Buckingham and Nicks would rejoin the band for a one-off performance at Bill Clinton’s first inauguration since he used “Don’t Stop” as a campaign song. The performance planted seeds of a reunion. Nicks and Buckingham would rejoin the band in 1997.

…While Everyone Dated Other People… 

Fleetwood Mac pose with their plaques in front of their star on Hollywood Boulevard’s Walk of Fame

Following their breakup, Lindsey Buckingham began an eight-year relationship with Carol Ann Harris. The two broke up in 1984, and Lindsey had a son with designer Kristen Messner in 1998. They tied the knot in 2000 and welcomed two more children – both daughters – into the world. In June 2021, the Messner filed for divorce, citing irreconcilable differences.

Nicks went on to date musicians Don Henley, Joe Walsh, and J.D. Souther, all associated with The Eagles. She married Kim Anderson, the widower of her best friend, in 1983. They divorced after just three months of marriage. She hasn’t been married since and has no children of her own.

…Until It Cound’t Anymore

In 2018, Fleetwood Mac suffered another fracture when Lindsey Buckingham exited the group. How it came to be has been disputed.

In one account, Buckingham asked Fleetwood Mac to delay their 2018 tour schedule so he could promote his solo work, per the Los Angeles Times. While the group was flexible, Nicks was not. Tensions were high because Buckingham allegedly snickered and rolled his eyes during Nicks’ acceptance speech for MusiCares Person of the Year.

“[Fleetwood Mac’s manager] was screaming at me on the phone saying, ‘You’ve really done it this time.’ And I had no idea what he was talking about,” Lindsey recalled in an interview with CBS This Morning. “He said, ‘Stevie never wants to be on stage with you ever again.’ And I’m going, why? … It appeared to me that she was looking for something to hang on me in order to instigate some kind of a coup. … None of it makes sense to me.”

“It was all Stevie’s doing,” he said, per the Los Angeles Times. “Stevie basically gave the band an ultimatum that either I had to go or she would go. It would be like [Mick] Jagger saying, “Well, either Keith [Richards] has to go, or I’m going to go.'”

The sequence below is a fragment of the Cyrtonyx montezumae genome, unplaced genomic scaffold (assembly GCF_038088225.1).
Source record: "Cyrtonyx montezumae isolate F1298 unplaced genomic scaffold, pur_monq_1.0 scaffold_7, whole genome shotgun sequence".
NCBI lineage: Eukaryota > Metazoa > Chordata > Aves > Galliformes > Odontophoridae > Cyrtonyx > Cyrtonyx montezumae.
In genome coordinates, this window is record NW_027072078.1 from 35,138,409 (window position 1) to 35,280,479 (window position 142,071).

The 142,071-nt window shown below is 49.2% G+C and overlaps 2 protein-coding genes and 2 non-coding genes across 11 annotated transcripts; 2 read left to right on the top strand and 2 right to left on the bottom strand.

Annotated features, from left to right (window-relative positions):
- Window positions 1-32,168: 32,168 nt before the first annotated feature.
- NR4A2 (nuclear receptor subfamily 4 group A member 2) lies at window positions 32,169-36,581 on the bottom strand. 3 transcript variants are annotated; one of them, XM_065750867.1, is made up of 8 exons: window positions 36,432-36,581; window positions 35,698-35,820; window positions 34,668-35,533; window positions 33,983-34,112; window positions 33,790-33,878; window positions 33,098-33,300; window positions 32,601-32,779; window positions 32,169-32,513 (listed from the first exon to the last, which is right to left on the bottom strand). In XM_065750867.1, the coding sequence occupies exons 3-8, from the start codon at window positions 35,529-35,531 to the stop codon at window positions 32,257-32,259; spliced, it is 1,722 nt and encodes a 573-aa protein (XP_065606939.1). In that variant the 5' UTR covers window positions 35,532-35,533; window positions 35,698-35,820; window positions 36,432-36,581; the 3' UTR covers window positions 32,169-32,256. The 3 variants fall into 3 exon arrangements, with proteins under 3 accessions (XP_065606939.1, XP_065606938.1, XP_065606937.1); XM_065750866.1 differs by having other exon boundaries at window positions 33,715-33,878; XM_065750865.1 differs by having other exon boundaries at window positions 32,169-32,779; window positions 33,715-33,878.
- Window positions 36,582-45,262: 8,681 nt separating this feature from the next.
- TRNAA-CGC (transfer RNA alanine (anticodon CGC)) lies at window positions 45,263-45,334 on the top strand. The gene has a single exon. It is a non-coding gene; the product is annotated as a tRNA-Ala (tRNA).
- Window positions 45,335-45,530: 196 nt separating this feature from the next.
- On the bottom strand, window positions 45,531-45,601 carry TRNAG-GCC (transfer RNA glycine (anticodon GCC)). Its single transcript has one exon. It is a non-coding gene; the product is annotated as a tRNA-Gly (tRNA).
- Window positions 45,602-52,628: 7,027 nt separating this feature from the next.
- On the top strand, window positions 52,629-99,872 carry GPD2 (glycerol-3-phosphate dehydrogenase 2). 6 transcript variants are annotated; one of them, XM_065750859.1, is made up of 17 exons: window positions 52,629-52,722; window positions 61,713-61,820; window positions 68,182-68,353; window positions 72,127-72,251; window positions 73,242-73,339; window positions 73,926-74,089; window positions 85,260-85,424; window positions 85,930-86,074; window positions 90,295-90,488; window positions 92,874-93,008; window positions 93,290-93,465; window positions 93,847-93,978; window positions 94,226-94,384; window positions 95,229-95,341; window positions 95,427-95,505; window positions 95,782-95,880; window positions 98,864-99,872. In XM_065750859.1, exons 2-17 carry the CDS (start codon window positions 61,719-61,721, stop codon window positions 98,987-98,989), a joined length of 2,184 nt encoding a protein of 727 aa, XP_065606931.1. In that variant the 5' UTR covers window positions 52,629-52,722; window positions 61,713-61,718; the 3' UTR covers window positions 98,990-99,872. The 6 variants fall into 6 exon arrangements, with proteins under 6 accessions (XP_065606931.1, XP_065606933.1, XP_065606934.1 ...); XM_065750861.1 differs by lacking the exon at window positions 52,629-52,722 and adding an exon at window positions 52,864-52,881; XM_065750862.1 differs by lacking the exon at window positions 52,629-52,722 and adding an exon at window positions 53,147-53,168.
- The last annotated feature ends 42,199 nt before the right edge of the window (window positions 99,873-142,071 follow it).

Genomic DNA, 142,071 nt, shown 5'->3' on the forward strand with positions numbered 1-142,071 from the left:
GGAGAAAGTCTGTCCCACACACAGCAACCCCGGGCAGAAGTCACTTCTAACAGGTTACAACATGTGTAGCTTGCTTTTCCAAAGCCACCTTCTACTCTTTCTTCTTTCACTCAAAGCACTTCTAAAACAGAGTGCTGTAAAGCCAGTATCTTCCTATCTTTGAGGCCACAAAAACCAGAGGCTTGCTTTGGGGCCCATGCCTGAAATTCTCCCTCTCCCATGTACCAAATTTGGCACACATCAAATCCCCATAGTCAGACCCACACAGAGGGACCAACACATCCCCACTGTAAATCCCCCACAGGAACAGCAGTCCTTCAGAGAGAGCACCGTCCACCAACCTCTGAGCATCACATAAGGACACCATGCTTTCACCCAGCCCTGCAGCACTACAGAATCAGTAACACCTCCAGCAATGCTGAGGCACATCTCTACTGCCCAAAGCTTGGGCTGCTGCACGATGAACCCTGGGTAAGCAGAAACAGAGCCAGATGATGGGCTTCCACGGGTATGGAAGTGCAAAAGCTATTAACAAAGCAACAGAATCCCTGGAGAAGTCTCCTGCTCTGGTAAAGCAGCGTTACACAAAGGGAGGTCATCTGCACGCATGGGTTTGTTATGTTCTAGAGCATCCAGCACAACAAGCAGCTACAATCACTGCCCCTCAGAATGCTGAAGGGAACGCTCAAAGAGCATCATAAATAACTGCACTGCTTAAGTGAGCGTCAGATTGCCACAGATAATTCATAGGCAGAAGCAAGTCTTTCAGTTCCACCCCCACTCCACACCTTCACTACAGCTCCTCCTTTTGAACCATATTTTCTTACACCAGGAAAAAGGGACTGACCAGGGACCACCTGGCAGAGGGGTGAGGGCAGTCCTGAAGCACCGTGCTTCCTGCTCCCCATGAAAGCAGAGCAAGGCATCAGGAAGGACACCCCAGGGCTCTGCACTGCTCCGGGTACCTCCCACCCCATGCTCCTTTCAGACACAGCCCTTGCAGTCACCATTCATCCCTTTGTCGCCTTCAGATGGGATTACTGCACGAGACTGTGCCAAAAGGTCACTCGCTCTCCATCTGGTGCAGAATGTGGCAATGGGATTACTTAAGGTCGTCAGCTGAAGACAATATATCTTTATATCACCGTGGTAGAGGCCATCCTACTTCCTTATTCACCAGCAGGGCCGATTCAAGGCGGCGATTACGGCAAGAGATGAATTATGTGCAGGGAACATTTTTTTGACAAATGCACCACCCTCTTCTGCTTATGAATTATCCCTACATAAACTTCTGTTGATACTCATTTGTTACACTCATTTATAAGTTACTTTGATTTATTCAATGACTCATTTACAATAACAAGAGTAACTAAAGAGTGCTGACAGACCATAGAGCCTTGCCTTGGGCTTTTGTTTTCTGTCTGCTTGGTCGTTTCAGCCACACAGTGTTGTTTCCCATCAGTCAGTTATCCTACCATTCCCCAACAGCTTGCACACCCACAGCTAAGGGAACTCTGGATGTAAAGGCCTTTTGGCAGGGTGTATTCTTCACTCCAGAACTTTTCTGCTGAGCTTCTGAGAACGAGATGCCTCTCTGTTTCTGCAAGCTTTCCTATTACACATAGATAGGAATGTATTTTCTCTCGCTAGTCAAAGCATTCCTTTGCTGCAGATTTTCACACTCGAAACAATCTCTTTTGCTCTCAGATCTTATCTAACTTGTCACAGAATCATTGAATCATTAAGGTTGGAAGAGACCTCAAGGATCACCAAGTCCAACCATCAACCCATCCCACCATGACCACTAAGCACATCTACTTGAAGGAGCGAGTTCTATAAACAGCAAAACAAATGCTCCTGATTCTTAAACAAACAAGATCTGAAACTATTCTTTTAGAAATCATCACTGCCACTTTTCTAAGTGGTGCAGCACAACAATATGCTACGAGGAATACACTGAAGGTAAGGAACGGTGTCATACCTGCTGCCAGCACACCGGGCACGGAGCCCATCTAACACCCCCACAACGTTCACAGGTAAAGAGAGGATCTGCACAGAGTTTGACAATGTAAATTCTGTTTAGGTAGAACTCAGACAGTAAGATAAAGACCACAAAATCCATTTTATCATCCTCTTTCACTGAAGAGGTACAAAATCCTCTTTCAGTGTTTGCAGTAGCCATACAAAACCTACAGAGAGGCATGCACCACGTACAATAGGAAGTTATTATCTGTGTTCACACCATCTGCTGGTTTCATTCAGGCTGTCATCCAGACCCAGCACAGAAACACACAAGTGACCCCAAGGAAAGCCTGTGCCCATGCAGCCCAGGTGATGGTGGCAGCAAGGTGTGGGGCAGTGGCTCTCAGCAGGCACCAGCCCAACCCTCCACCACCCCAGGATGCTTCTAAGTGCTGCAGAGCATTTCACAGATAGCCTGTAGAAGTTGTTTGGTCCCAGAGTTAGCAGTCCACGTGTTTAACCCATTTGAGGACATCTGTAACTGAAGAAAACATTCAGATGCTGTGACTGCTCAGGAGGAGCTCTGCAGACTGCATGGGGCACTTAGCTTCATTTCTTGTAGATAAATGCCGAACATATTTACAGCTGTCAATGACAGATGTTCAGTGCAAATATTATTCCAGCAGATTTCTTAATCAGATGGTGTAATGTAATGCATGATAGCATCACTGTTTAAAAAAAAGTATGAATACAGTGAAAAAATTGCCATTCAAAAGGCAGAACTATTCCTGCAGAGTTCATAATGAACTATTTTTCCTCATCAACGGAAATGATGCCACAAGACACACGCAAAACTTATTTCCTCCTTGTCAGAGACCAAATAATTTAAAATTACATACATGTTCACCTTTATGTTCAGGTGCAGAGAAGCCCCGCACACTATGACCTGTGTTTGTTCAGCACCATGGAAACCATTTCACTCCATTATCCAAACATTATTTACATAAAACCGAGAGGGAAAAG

Stevie Nicks and Lindsey Buckingham of Fleetwood Mac perform at the 2015 Isle of Wight Festival (Shutterstock)

However, Nicks has argued against these allegations. “It’s unfortunate that Lindsey has chosen to tell a revisionist history of what transpired in 2018 with Fleetwood Mac,” Nicks wrote to Rolling Stone in 2021. “His version of events is factually inaccurate, and while I’ve never spoken publicly on the matter, preferring to not air dirty laundry, certainly it feels the time has come to shine a light on the truth. Following an exceedingly difficult time with Lindsey at MusiCares in New York, in 2018, I decided for myself that I was no longer willing to work with him.”

“To be exceedingly clear, I did not have him fired, I did not ask for him to be fired, I did not demand he be fired. Frankly, I fired myself,” she added. “I proactively removed myself from the band and a situation I considered to be toxic to my well-being. I was done. If the band went on without me, so be it. I have championed independence my whole life, and I believe every human being should have the absolute freedom to set their boundaries of what they can and cannot work with. And after many lengthy group discussions, Fleetwood Mac, a band whose legacy is rooted in evolution and change, found a new path forward with two hugely talented new members.”

In September 2021, Buckingham said that Nicks hadn’t spoken to him since his 2019 open-heart surgery.

Never Break The Chain

As long as they are on this earth, Nicks and Buckingham will forever be connected. Stevie even said so in a 2009 interview with MTV. “That electric crazy attraction between Lindsey Buckingham and Stevie Nicks never dies, never will die, never will go away,” she said. “It’s over. It doesn’t mean the great feeling isn’t there, it must mean that … you know, we’re beauty and the beast. It means that the love is always there, but we’ll never be together, so that’s even more romantic.”